Analysis: Implications of the Soleimani killing
By ALEX GRINBERG
The liquidation of the Quds Force commander Qasem Soleimani is an achievement for the US, yet it is not a game changer. Quds Force deputy commander Esma’il Ghani has been appointed commander. He is well acquainted with his boss’ vision and will likely go the same path, namely multiregional command and military diplomacy. Naturally ideologically he is not different from Soleimani.
We believe that the priority of the regime in the days to come is not to retaliate against the US but rather to exploit Soleimani’s death in order to foster national ideological cohesion in Iran, particularly needed now - against the background of the worsening socio-economic situation and recent brutally suppressed protests. Soleimani fits a category of Iranian fighters who with whom many Iranian patriots can identify, there is no need of Shi’ite devotion to respect Soleimani. Long and exaggerated mourning ceremonies will take place and the regime will focus on Soleimani as Iran’s national hero rather than as the imposer of Shi’ism in the Middle East. One should bear in mind that although not all the Iranians mourn Soleimani, national patriotic feeling in Iran remains strong. One of the images of Soleimani was also his fight against ISIS which is a consensus among Iranians. It is another question that such PR manipulations would not change much on the ground.
An Iranian retaliation could take place in various theaters. Probably Supreme Leader Ali Khamene’i will refrain from an action that will turn out to be too costly for Iran.
Iran faces a dilemma: the retaliation must fit the magnitude of loss inflicted to Iran, yet Iran must consider a further American tit for tat action. This is particularly valid given the Iranian comprehension that the US is indeed capable of doing “mad things” as well. We cannot confidently know what Iranians exactly think, yet their behavior clearly demonstrated a feeling of impunity: they were confident that neither Israel nor the US would dare to “cross the red lines” such as Soleimani’s killing.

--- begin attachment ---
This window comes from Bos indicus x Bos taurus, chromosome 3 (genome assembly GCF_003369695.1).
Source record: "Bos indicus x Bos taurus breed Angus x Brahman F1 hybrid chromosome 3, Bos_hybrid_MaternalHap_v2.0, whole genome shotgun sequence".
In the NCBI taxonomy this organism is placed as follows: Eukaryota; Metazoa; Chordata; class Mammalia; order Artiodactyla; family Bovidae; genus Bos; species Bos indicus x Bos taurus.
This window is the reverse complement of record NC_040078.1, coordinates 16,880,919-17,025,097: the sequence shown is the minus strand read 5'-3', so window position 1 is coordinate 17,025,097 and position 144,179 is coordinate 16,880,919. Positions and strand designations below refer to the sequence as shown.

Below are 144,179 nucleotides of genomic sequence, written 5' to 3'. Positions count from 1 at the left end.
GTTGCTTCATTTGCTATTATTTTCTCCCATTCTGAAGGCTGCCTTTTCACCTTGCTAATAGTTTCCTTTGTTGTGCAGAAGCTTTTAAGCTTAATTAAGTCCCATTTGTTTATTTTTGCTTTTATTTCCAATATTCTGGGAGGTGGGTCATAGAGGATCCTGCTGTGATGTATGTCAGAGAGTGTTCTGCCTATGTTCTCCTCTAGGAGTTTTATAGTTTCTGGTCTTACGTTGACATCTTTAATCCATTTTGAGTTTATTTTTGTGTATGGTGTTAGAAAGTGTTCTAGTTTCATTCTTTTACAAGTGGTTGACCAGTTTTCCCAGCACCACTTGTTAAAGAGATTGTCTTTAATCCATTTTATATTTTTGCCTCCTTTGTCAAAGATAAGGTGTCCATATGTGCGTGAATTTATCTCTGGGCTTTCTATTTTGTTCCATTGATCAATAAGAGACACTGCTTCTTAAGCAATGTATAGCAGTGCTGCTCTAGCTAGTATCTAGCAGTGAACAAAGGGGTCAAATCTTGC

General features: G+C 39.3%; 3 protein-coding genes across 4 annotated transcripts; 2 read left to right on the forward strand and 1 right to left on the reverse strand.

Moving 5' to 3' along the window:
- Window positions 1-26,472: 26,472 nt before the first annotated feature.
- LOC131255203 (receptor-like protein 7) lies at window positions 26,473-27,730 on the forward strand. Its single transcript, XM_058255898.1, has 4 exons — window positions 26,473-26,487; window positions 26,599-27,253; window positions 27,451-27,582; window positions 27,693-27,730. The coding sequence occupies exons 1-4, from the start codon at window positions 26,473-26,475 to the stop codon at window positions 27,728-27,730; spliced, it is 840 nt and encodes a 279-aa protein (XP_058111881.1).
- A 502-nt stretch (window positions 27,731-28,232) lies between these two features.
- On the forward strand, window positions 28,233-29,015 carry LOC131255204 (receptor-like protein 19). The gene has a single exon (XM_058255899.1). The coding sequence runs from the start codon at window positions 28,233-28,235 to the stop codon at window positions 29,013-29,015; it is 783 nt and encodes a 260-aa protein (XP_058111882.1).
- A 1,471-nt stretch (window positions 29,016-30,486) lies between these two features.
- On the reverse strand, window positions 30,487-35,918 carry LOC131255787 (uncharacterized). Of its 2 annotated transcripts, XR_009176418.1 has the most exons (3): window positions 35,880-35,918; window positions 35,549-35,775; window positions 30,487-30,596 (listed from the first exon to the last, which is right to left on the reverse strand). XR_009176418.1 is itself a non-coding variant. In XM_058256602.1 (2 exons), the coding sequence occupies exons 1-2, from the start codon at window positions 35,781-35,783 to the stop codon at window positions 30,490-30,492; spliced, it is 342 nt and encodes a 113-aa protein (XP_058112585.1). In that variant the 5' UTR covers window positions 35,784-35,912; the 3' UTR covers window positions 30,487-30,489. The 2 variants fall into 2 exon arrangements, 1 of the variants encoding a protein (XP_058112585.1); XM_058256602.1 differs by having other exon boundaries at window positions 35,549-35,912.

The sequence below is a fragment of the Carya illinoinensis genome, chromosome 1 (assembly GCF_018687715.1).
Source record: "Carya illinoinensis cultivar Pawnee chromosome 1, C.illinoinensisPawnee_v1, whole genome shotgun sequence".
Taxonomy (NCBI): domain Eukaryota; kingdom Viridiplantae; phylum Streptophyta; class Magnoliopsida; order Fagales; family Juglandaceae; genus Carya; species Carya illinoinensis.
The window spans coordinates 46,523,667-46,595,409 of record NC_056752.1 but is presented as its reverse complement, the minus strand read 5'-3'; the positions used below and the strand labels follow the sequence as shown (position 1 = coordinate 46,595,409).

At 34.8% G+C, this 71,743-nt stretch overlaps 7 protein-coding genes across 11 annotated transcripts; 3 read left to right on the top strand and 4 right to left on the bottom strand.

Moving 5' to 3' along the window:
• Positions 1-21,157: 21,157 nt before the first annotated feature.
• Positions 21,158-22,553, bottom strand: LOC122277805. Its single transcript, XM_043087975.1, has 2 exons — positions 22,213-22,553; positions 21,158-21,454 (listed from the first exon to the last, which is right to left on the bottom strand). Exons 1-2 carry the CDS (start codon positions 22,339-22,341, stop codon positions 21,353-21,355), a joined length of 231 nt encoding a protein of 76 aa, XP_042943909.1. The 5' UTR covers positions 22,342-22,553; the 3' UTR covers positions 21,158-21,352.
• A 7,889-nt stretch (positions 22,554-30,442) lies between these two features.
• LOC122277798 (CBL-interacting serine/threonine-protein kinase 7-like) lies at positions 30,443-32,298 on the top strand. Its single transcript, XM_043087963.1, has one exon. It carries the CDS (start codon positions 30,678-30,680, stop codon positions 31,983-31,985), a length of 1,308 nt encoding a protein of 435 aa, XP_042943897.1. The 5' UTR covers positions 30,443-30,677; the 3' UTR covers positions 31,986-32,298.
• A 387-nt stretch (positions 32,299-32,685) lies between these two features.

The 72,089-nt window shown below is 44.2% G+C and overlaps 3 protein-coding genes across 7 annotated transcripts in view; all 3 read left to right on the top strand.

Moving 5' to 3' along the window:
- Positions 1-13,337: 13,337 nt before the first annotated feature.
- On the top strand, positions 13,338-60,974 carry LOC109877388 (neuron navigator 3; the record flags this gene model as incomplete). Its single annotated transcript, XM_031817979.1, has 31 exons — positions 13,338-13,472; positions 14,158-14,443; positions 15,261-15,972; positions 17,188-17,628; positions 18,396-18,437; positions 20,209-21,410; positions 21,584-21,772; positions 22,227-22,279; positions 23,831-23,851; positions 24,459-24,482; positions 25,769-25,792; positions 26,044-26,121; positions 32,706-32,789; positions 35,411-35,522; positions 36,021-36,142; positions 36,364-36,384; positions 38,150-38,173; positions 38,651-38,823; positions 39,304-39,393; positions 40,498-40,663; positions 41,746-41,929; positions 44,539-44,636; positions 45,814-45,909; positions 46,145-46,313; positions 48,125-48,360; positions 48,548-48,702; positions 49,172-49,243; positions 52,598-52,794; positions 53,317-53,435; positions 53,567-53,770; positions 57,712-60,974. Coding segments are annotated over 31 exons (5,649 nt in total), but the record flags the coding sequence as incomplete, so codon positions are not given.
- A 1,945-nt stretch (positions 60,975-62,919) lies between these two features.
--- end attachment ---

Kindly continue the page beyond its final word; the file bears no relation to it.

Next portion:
Analysts should beware of simplistic analysis, namely direct extrapolation of the Iranian behavior of the eighties on the reality of the Middle East in 2020. Such an extrapolation would lead to the conclusion that Iran will likely launch terrorist attacks against American troops and even American targets across the board as it was in Lebanon after the Islamic Revolution in Iran during the eighties.
This time, Iran’s logic might be different, in line with more recent and more rational patterns. Yet Iranians may also err in their calculations of risks, more precisely in the calculation of the adversary’s capacity to take risk, as it was the case with Soleimani’s liquidation. The Quds Force commander urged rocket attacks against the US troops that resulted in the death of an American citizen, he also urged to organize violent manifestations in front of the American embassy in Iran while being confident that America wouldn’t dare to hit him directly, all the more since the afore-mentioned actions were carried out by pro-Iranian militias and not directly by Iran itself. But he was mistaken.
Overall, in the short run, Iranian retaliation will likely express in the activization of anti-American activities in Iraq and possible attacks against Saudi Arabia in Yemen.
Lebanon and Syria